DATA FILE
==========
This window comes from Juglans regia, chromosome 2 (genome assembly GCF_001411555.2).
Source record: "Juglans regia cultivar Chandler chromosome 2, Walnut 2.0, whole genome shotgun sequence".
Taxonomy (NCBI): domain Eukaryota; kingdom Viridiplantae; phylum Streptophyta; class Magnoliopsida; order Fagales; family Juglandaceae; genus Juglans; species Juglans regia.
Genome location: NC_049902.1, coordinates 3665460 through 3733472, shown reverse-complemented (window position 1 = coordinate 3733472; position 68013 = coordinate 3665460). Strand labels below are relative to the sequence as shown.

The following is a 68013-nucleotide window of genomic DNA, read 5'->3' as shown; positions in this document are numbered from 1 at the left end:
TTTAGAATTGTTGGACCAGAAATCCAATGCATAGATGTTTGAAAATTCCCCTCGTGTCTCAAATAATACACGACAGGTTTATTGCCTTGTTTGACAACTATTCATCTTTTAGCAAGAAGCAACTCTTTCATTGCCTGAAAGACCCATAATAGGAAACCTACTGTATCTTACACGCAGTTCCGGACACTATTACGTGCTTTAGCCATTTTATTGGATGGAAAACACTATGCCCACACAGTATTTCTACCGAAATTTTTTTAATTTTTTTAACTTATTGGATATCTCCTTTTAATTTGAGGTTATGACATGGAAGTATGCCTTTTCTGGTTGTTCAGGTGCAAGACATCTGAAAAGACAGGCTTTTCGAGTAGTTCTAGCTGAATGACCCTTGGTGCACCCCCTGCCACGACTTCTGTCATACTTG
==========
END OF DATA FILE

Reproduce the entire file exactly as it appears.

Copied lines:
This window comes from Juglans regia, chromosome 2 (genome assembly GCF_001411555.2).
Source record: "Juglans regia cultivar Chandler chromosome 2, Walnut 2.0, whole genome shotgun sequence".
Taxonomy (NCBI): domain Eukaryota; kingdom Viridiplantae; phylum Streptophyta; class Magnoliopsida; order Fagales; family Juglandaceae; genus Juglans; species Juglans regia.
Genome location: NC_049902.1, coordinates 3665460 through 3733472, shown reverse-complemented (window position 1 = coordinate 3733472; position 68013 = coordinate 3665460). Strand labels below are relative to the sequence as shown.

The following is a 68013-nucleotide window of genomic DNA, read 5'->3' as shown; positions in this document are numbered from 1 at the left end:
TTTAGAATTGTTGGACCAGAAATCCAATGCATAGATGTTTGAAAATTCCCCTCGTGTCTCAAATAATACACGACAGGTTTATTGCCTTGTTTGACAACTATTCATCTTTTAGCAAGAAGCAACTCTTTCATTGCCTGAAAGACCCATAATAGGAAACCTACTGTATCTTACACGCAGTTCCGGACACTATTACGTGCTTTAGCCATTTTATTGGATGGAAAACACTATGCCCACACAGTATTTCTACCGAAATTTTTTTAATTTTTTTAACTTATTGGATATCTCCTTTTAATTTGAGGTTATGACATGGAAGTATGCCTTTTCTGGTTGTTCAGGTGCAAGACATCTGAAAAGACAGGCTTTTCGAGTAGTTCTAGCTGAATGACCCTTGGTGCACCCCCTGCCACGACTTCTGTCATACTTG